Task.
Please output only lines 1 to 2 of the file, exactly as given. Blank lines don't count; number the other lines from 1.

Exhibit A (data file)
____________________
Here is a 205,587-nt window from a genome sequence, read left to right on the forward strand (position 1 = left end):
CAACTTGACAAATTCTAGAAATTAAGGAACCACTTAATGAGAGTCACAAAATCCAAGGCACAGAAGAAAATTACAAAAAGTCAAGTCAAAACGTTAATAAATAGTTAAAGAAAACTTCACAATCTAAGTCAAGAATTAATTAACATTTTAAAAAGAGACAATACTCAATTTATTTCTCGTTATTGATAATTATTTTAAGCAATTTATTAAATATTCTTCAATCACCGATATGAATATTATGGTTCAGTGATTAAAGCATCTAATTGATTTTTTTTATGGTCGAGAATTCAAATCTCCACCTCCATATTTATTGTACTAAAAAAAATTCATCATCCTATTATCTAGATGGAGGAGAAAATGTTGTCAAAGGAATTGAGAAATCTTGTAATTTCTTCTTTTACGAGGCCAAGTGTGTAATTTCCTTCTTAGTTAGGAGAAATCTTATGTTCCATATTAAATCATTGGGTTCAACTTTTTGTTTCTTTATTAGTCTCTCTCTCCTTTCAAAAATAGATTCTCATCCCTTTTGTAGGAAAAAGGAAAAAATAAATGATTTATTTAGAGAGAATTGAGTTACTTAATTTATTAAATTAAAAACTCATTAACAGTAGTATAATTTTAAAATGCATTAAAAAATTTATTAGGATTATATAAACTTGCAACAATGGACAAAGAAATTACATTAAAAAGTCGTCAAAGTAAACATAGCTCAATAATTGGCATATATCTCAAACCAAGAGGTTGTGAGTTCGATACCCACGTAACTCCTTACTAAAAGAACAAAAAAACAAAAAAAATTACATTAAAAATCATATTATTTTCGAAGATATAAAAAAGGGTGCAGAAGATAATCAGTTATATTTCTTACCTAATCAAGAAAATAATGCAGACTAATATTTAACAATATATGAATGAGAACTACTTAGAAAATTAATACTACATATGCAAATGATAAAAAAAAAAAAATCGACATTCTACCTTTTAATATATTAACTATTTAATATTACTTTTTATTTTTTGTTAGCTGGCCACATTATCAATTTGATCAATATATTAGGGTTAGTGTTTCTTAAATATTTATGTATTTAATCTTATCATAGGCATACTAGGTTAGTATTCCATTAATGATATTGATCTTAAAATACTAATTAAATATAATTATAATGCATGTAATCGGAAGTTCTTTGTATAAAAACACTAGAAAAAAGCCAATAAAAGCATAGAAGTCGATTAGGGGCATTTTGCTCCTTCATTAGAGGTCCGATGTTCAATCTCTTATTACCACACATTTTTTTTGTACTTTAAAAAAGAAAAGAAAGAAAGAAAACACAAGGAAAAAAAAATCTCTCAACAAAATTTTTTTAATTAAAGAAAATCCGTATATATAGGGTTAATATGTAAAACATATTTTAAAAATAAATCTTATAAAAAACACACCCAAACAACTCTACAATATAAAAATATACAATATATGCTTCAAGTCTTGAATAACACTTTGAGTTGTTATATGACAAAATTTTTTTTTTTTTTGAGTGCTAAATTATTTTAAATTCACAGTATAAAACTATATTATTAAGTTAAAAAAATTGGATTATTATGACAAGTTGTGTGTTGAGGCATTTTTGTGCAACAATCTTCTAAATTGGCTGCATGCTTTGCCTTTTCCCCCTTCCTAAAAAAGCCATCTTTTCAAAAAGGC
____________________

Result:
Here is a 205,587-nt window from a genome sequence, read left to right on the forward strand (position 1 = left end):
CAACTTGACAAATTCTAGAAATTAAGGAACCACTTAATGAGAGTCACAAAATCCAAGGCACAGAAGAAAATTACAAAAAGTCAAGTCAAAACGTTAATAAATAGTTAAAGAAAACTTCACAATCTAAGTCAAGAATTAATTAACATTTTAAAAAGAGACAATACTCAATTTATTTCTCGTTATTGATAATTATTTTAAGCAATTTATTAAATATTCTTCAATCACCGATATGAATATTATGGTTCAGTGATTAAAGCATCTAATTGATTTTTTTTATGGTCGAGAATTCAAATCTCCACCTCCATATTTATTGTACTAAAAAAAATTCATCATCCTATTATCTAGATGGAGGAGAAAATGTTGTCAAAGGAATTGAGAAATCTTGTAATTTCTTCTTTTACGAGGCCAAGTGTGTAATTTCCTTCTTAGTTAGGAGAAATCTTATGTTCCATATTAAATCATTGGGTTCAACTTTTTGTTTCTTTATTAGTCTCTCTCTCCTTTCAAAAATAGATTCTCATCCCTTTTGTAGGAAAAAGGAAAAAATAAATGATTTATTTAGAGAGAATTGAGTTACTTAATTTATTAAATTAAAAACTCATTAACAGTAGTATAATTTTAAAATGCATTAAAAAATTTATTAGGATTATATAAACTTGCAACAATGGACAAAGAAATTACATTAAAAAGTCGTCAAAGTAAACATAGCTCAATAATTGGCATATATCTCAAACCAAGAGGTTGTGAGTTCGATACCCACGTAACTCCTTACTAAAAGAACAAAAAAACAAAAAAAATTACATTAAAAATCATATTATTTTCGAAGATATAAAAAAGGGTGCAGAAGATAATCAGTTATATTTCTTACCTAATCAAGAAAATAATGCAGACTAATATTTAACAATATATGAATGAGAACTACTTAGAAAATTAATACTACATATGCAAATGATAAAAAAAAAAAAATCGACATTCTACCTTTTAATATATTAACTATTTAATATTACTTTTTATTTTTTGTTAGCTGGCCACATTATCAATTTGATCAATATATTAGGGTTAGTGTTTCTTAAATATTTATGTATTTAATCTTATCATAGGCATACTAGGTTAGTATTCCATTAATGATATTGATCTTAAAATACTAATTAAATATAATTATAATGCATGTAATCGGAAGTTCTTTGTATAAAAACACTAGAAAAAAGCCAATAAAAGCATAGAAGTCGATTAGGGGCATTTTGCTCCTTCATTAGAGGTCCGATGTTCAATCTCTTATTACCACACATTTTTTTTGTACTTTAAAAAAGAAAAGAAAGAAAGAAAACACAAGGAAAAAAAAATCTCTCAACAAAATTTTTTTAATTAAAGAAAATCCGTATATATAGGGTTAATATGTAAAACATATTTTAAAAATAAATCTTATAAAAAACACACCCAAACAACTCTACAATATAAAAATATACAATATATGCTTCAAGTCTTGAATAACACTTTGAGTTGTTATATGACAAAATTTTTTTTTTTTTTGAGTGCTAAATTATTTTAAATTCACAGTATAAAACTATATTATTAAGTTAAAAAAATTGGATTATTATGACAAGTTGTGTGTTGAGGCATTTTTGTGCAACAATCTTCTAAATTGGCTGCATGCTTTGCCTTTTCCCCCTTCCTAAAAAAGCCATCTTTTCAAAAAGGC